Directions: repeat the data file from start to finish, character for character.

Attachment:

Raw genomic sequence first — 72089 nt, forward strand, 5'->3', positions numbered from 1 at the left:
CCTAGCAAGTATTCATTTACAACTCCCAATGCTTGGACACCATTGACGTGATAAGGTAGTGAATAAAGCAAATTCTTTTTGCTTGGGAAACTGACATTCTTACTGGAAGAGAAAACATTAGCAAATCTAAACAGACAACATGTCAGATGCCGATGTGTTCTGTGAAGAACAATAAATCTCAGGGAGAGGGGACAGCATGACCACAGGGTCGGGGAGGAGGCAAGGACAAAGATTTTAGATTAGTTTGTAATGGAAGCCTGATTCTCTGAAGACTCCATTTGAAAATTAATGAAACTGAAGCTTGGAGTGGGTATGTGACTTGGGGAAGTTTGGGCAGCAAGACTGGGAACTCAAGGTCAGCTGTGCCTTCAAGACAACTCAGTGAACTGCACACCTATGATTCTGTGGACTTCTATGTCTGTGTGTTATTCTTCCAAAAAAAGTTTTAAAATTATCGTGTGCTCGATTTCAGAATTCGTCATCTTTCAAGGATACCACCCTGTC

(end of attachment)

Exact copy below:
Raw genomic sequence first — 72089 nt, forward strand, 5'->3', positions numbered from 1 at the left:
CCTAGCAAGTATTCATTTACAACTCCCAATGCTTGGACACCATTGACGTGATAAGGTAGTGAATAAAGCAAATTCTTTTTGCTTGGGAAACTGACATTCTTACTGGAAGAGAAAACATTAGCAAATCTAAACAGACAACATGTCAGATGCCGATGTGTTCTGTGAAGAACAATAAATCTCAGGGAGAGGGGACAGCATGACCACAGGGTCGGGGAGGAGGCAAGGACAAAGATTTTAGATTAGTTTGTAATGGAAGCCTGATTCTCTGAAGACTCCATTTGAAAATTAATGAAACTGAAGCTTGGAGTGGGTATGTGACTTGGGGAAGTTTGGGCAGCAAGACTGGGAACTCAAGGTCAGCTGTGCCTTCAAGACAACTCAGTGAACTGCACACCTATGATTCTGTGGACTTCTATGTCTGTGTGTTATTCTTCCAAAAAAAGTTTTAAAATTATCGTGTGCTCGATTTCAGAATTCGTCATCTTTCAAGGATACCACCCTGTC